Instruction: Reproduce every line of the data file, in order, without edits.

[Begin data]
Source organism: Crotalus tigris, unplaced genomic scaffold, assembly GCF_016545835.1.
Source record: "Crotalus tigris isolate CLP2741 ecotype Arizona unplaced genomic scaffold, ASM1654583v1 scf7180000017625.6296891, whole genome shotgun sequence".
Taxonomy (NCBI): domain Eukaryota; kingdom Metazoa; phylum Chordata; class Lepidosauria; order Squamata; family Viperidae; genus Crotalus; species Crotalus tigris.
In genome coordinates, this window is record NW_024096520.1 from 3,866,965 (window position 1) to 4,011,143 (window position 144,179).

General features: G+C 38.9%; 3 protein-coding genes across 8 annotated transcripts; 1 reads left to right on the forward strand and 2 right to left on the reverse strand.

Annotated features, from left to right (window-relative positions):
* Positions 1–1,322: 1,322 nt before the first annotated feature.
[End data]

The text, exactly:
Source organism: Crotalus tigris, unplaced genomic scaffold, assembly GCF_016545835.1.
Source record: "Crotalus tigris isolate CLP2741 ecotype Arizona unplaced genomic scaffold, ASM1654583v1 scf7180000017625.6296891, whole genome shotgun sequence".
Taxonomy (NCBI): domain Eukaryota; kingdom Metazoa; phylum Chordata; class Lepidosauria; order Squamata; family Viperidae; genus Crotalus; species Crotalus tigris.
In genome coordinates, this window is record NW_024096520.1 from 3,866,965 (window position 1) to 4,011,143 (window position 144,179).

General features: G+C 38.9%; 3 protein-coding genes across 8 annotated transcripts; 1 reads left to right on the forward strand and 2 right to left on the reverse strand.

Annotated features, from left to right (window-relative positions):
* Positions 1–1,322: 1,322 nt before the first annotated feature.